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Photos courtesy of Dominick Totino Photography
Photos courtesy of Dominick Totino Photography
Borough President Helen Marshall’s staff has said she stays relatively humble in her role and views her work strictly as a public servant.

Borough President Helen Marshall has always seen herself as a public servant.

Her chief of staff, Alexandra Rosa, said her boss has worked for every person she represents.

“She never forgets where she came from and the fact that it’s about people,” Rosa said. “Always about people.”

Marshall, the first African-American Queens Borough President, will exit office in December because of term limits. She leaves behind a legacy based on the ideas of cultural understanding and tolerance.

When she came into office in January 2002, the city was still recovering from the September 11 attacks. People and religions were being misunderstood in the wake of the terror. Marshall established the Queens General Assembly — a tribute to the United Nations, which she does not fail to mention began in Flushing Meadows-Corona Park. The General Assembly has promoted understanding, down to the significance behind a culture’s holidays.

Something like this is particularly important in the nation’s most diverse county, she said.

“There’s a feeling among all of the members [that] this is their country, too,” Marshall said. “And I mean that it’s a really nice feeling they have about everything. If they have a problem, they give us their problem, we tackle it.”

Councilmember Karen Koslowitz, who was deputy Borough President from 2002 to 2009, said Marshall’s timing on establishing the General Assembly, and the details it worked on, came when people needed it most.

“That was a magnificent thing to bring all the different ethnicities together to learn about the holidays and the food,” she said.

Marshall, like many in the borough, was not born in Queens. But she has still made it her home. She and her family moved here from the Bronx in 1957, first settling in Corona, and then East Elmhurst.

She became involved in the civil rights movement, Rosa said, and would speak to Malcolm X when the activist lived in Elmhurst shortly before his death in 1965.

The desire for better understanding has been a strong part of Marshall’s tenure, and remains an active one to this day. Marshall has hosted LGBT Pride Day every year since coming to office. It was one of the civil policies she saw the borough needed. Her most recent one coincidentally took place on June 26 — hours after the Supreme Court ruled against the Defense of Marriage Act.

While she has been instrumental in bridging gaps in the borough, Marshall has also worked on areas Queens needs to promote productivity. In total, her office has given $676 million in capital investment to projects throughout the borough — with a focus on healthcare, libraries, parks and cultural institutions.


Five Queens hospitals have closed during Marshall’s tenure, something Koslowitz said was difficult for the borough president to see happen.

Before four of those hospitals closed, however, Marshall’s office released a report in 2006 that said Queens was already in a healthcare crisis. The report showed what areas were in the most need and laid out a plan to combat cutbacks.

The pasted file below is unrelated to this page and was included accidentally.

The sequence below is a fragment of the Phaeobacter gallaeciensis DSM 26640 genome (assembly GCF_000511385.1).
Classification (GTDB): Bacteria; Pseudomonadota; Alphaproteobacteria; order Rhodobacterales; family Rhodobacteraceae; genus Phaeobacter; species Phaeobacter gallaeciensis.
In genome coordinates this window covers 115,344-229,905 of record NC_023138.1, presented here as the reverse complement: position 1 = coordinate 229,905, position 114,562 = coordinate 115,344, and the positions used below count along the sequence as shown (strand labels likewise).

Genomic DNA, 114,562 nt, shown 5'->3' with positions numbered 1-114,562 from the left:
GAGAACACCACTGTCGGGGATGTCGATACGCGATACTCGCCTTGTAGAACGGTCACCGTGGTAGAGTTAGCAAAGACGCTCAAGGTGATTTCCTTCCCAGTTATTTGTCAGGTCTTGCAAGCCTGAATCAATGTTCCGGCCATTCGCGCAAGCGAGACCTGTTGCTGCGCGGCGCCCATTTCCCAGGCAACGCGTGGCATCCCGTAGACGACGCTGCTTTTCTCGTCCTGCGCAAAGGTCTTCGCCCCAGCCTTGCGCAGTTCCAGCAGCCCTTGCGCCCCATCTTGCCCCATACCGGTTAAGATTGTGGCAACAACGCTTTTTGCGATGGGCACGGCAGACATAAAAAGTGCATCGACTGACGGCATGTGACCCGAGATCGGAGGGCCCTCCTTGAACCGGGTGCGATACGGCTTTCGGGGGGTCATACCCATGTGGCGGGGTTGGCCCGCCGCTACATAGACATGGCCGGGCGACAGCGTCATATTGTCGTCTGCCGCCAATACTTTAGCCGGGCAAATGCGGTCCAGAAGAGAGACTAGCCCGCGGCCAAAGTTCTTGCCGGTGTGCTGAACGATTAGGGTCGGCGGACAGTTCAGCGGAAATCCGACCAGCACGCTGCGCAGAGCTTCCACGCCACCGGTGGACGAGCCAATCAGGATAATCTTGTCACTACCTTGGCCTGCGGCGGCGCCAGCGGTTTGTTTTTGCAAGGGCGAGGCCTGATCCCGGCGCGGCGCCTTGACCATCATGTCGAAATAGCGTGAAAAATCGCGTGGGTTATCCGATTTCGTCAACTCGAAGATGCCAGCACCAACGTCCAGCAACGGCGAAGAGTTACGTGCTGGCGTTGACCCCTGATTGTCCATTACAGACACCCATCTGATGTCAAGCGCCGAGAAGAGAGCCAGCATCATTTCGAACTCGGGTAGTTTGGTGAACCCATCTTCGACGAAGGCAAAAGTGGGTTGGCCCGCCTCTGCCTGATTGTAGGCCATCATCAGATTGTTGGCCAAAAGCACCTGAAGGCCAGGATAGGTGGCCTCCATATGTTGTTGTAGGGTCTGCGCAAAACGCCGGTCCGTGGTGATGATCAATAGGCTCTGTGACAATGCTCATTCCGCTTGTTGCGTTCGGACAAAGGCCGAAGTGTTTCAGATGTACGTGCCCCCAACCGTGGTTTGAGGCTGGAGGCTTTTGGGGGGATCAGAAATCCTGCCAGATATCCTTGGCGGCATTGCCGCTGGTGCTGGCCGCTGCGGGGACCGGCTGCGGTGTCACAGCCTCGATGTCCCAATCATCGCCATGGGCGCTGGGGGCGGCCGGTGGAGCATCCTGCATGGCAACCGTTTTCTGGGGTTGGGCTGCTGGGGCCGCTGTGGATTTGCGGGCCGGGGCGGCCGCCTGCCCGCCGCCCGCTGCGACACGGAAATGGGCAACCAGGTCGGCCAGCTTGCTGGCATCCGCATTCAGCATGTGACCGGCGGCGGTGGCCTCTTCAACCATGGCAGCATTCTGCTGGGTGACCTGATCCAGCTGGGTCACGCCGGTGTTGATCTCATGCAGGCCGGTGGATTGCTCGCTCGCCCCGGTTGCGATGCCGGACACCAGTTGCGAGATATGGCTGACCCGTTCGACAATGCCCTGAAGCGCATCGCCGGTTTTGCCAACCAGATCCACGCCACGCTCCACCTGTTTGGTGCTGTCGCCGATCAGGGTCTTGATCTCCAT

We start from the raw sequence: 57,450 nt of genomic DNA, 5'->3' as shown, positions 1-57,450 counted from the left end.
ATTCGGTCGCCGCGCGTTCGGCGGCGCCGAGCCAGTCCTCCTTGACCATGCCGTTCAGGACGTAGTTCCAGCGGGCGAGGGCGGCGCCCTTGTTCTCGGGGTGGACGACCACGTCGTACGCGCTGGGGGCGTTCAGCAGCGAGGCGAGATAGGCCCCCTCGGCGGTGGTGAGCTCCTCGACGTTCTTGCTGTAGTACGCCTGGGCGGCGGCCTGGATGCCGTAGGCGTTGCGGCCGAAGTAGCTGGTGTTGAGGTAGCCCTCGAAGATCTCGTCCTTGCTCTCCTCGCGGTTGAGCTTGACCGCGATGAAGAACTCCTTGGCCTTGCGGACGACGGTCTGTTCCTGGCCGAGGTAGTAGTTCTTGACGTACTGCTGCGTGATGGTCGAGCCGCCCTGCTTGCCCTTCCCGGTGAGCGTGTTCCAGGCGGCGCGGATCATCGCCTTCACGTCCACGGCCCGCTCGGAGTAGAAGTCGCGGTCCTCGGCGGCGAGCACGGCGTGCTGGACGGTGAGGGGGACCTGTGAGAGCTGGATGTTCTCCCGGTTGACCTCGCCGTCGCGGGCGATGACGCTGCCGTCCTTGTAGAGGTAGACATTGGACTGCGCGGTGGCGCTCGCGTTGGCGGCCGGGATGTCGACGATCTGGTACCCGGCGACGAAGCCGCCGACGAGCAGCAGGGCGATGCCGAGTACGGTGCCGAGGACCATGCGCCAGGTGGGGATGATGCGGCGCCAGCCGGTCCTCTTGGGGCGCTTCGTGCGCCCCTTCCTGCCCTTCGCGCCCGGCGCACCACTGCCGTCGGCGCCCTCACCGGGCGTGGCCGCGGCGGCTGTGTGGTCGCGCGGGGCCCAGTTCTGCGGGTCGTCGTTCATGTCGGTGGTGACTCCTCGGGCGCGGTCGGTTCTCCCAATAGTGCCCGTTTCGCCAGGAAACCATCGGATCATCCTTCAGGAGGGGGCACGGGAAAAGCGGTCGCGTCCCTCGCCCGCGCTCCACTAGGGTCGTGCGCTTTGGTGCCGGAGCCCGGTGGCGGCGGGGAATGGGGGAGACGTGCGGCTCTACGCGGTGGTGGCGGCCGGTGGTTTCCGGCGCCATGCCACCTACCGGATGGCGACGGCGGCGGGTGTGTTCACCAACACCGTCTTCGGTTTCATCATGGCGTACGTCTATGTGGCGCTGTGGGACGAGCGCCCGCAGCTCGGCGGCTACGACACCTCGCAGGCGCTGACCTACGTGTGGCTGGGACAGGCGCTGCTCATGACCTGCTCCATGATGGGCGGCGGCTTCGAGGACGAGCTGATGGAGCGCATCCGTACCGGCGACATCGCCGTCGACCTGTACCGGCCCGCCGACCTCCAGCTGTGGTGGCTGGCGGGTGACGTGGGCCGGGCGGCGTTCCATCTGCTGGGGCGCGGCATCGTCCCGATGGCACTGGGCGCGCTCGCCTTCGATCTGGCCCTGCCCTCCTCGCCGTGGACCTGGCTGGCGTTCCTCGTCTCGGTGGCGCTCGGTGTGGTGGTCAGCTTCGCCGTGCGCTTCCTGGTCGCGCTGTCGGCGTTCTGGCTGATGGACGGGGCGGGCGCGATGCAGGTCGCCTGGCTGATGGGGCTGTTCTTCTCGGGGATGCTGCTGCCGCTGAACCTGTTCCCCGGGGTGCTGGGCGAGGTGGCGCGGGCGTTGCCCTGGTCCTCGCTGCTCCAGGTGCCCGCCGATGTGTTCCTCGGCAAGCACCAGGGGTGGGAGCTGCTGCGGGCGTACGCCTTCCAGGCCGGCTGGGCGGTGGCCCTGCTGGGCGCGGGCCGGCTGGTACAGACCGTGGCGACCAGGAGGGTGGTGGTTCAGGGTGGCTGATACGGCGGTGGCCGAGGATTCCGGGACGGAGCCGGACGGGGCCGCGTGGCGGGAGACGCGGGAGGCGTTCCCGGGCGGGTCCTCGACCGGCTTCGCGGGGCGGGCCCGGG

Paola Miceli, her director of Health and Human Services, said Marshall’s office has worked with the existing Queens hospitals to ensure residents have the same access to care without overcrowding.

“Looking at 2006 and knowing we were already in a crisis and then having hospitals close after that certainly only exacerbated what we already thought,” Miceli said. “The good news is since that time, we’ve been able to come around. […] We’re not where we need to be, certainly by any means, but we’re in the process of getting there.”

The remaining Queens hospitals have also been active in expanding and dealing with the overflow of fewer hospitals.

“The existing institutions have stepped up to the plate,” Miceli said. “They have done incredible work to make themselves right sized.”

Over the last 12 years, Marshall’s office has allocated more than $20 million to Queens health centers. Part of the funds have gone toward expanding emergency rooms in order to accommodate the overflow from hospital closures.

She also worked with elected officials at the federal level, Miceli said, to fight Medicaid cuts. But Marshall also saw a borough-wide need for primary care offices where some had been lacking. Her office has helped establish or expand “urgi-centers” in neighborhoods throughout Queens where a primary care doctor might be in shortage, Miceli said.

These offices have the feel and speed of an emergency room, but are less costly for the government to reimburse.

“It’s better for the patient, certainly it’s a much more patient-friendly environment, especially for the children,” Miceli said. “We’ve had the opportunity to have the borough view that no one else has really had the opportunity to have. We can look from community to community to see what the gaps are, where the gaps are.”


Marshall has spent the last 30 years as an elected official, first in the Assembly, then City Council and finally Borough President.

She was the inaugural chair of the Council’s Higher Education Committee and stood up to proposed CUNY cuts by then-Mayor Rudolf Giuliani.

Long before that, however, she was an early childhood educator and an active PTA member. She carried her work as a teacher into her years of public service and into Borough Hall. Marshall was also the first executive director of the Langston Hughes Library.